However, inventing cameras for social impact is simply not what universities do; so I was unsure whether this endeavor was realistic. As I was pondering the idea, I saw the film Born into Brothels, a terrific Oscar-winning documentary in which a French woman goes into the red-light district in Calcutta to document the lives of prostitutes. She focuses much attention on the prostitutes’ children, who are growing up in the most inhumane of conditions. She decides to teach the kids photography with a film camera. Just knowing this new skill and being able to take pictures seemed to give these kids a fresh view and new hope. Remarkably, one of them, Avijit Halder, is a student at NYU now.
That film convinced me that this idea of camera as social change agent was valid and worth pursuing even in the face of difficulties. And so then, we started working on the BigShot Camera.
What’s behind the name BigShot?
There’s a double meaning: First, the word “shot” implies a snapshot, a photograph. Second, you expose kids to the world of science, engineering, math, art, and photography; and thus even underprivileged kids can become “big shots.”
What are the goals and features of the BigShot Camera?
The BigShot Camera’s target audience is kids, approximately ages 8 to 14; though I believe that older teens and even adults can also benefit. The mission of the BigShot project is threefold.
The first aspect of the mission is what we call “learning by building.”
The BigShot Camera comes as a kit—a tray of parts that the user has to put together. If you go to bigshotcamera.org and click on “build,” you’ll find step-by-step instructions so that the student can put the camera together.
As the student puts together the camera, on the website she can click on “learn,” which takes her to an interactive textbook—complete with flash demonstrations—where the student can learn the underlying concepts of engineering and physics as she builds the camera.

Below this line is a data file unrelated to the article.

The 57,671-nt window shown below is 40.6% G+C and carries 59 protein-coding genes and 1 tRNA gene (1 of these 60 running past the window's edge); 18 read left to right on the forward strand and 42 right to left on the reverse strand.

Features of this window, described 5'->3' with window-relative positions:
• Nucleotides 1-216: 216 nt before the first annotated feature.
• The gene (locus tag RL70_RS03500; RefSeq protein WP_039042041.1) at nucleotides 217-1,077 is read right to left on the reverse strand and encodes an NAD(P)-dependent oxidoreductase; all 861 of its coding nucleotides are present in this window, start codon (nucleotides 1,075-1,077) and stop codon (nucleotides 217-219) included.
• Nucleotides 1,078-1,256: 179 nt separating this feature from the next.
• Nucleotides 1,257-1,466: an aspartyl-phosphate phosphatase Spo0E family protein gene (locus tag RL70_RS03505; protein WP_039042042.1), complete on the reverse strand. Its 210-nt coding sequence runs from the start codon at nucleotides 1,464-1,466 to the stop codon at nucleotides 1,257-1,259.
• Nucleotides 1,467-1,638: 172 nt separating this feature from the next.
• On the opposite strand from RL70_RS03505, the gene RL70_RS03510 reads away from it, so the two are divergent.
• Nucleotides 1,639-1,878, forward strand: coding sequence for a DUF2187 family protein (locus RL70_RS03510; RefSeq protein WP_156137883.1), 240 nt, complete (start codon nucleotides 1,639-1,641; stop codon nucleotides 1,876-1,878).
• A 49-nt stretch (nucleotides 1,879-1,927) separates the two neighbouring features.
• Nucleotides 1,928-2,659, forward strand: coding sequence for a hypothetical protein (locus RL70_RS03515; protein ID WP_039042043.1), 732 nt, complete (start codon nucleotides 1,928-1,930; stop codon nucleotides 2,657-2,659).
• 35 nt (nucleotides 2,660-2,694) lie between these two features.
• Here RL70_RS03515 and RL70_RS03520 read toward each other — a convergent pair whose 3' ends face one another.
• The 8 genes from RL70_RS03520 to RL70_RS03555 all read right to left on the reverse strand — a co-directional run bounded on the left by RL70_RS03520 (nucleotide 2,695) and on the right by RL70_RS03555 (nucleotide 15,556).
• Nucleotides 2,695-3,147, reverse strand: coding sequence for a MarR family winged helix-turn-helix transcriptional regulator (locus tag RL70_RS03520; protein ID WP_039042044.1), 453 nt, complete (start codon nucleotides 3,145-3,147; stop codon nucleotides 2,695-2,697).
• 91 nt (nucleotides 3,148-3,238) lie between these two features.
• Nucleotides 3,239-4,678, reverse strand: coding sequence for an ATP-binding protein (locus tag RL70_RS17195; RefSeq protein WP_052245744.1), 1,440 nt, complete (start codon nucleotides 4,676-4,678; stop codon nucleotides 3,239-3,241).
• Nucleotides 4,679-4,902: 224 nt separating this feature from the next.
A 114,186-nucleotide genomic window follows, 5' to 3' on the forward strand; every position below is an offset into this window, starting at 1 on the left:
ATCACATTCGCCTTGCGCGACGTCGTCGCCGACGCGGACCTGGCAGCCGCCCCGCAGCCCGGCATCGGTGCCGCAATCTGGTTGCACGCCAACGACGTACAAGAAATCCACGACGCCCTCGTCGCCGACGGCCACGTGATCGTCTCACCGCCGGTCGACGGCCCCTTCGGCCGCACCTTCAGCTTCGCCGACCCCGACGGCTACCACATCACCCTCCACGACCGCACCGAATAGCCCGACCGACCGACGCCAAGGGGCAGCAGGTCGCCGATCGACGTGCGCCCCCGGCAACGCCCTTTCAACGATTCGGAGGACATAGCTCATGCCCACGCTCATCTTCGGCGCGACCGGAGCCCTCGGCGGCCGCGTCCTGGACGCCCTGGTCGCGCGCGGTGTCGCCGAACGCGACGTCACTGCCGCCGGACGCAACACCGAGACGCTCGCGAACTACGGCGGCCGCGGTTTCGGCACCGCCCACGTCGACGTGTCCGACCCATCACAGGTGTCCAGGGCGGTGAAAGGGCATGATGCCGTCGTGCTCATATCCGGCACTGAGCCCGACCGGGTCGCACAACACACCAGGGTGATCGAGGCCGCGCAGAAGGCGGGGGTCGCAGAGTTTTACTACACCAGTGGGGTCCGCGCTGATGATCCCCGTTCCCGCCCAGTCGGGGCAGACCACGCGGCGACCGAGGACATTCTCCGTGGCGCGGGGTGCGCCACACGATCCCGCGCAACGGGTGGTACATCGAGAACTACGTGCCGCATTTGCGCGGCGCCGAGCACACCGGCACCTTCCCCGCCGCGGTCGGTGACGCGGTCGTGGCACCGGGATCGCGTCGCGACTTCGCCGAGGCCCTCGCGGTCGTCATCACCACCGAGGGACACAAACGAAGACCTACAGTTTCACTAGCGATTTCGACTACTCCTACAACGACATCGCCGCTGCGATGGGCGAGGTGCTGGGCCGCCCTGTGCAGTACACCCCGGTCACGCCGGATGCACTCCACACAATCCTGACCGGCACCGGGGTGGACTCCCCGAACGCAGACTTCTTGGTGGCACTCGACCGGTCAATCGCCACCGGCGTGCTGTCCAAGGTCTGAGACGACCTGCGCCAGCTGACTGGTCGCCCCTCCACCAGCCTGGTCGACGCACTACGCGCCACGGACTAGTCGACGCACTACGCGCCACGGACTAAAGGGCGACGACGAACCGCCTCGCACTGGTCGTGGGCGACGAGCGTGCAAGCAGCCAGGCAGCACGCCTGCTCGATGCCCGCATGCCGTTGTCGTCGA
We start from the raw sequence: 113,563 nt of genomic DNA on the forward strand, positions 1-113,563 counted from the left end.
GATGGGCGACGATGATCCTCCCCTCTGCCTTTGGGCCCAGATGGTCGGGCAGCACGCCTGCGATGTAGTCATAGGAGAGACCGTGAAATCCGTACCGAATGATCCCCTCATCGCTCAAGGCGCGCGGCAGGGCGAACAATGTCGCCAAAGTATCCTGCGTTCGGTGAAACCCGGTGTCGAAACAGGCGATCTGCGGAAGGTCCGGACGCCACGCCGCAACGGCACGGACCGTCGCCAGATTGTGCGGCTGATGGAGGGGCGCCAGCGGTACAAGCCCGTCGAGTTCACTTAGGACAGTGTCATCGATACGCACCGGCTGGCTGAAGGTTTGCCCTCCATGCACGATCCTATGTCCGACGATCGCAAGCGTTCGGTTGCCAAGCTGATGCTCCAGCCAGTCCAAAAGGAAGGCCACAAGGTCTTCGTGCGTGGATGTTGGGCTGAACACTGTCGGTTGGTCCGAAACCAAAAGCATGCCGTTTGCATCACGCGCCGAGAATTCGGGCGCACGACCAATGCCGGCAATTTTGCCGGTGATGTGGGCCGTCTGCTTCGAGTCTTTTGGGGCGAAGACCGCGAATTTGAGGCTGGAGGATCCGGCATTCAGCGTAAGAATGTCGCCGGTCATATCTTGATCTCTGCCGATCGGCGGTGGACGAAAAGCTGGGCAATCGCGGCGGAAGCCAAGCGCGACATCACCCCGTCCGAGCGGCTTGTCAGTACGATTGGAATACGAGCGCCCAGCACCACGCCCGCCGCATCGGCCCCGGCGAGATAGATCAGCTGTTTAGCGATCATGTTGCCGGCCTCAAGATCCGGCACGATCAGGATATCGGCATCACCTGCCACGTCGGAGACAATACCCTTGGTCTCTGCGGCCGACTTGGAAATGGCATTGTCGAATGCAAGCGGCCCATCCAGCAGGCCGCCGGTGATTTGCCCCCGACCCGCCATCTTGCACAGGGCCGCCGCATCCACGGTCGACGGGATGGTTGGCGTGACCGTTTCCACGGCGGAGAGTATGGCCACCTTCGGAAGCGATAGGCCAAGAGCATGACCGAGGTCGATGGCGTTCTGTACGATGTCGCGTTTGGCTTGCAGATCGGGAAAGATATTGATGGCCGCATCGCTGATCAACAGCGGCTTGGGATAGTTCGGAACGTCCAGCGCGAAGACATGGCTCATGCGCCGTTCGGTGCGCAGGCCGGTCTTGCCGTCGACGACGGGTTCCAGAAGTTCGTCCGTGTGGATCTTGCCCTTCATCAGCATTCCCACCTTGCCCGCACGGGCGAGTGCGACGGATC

What are some of the physical components?
The BigShot has components that you would not find in any other camera. For example, it has a power generator. It has a little hand-crank, and with just a few cranks, you can generate enough power to take a photo even if you do not have a battery. Admittedly, it’s easy enough to get a AA battery, so this feature is not a necessary one; however, we added it because it provides an excuse to expose the kids to important engineering concepts, such as mechanics, the gearbox, electromagnetism, the dynamo, and how power is stored in a capacitor.
The BigShot also has an interesting and unconventional system of lenses. Like the Swiss Army knife, we have a wheel with multiple optical elements. One gives you a normal field of view, about 45°, like a cell-phone camera. Another gives you a wide, panoramic field of view, about 80°. The third one gives you an anaglyph, or 3-D image. That one really excites the kids!
In addition to learning through the interactive on-line textbook, the act of handling the physical components of the camera and putting them together is a powerful educational experience.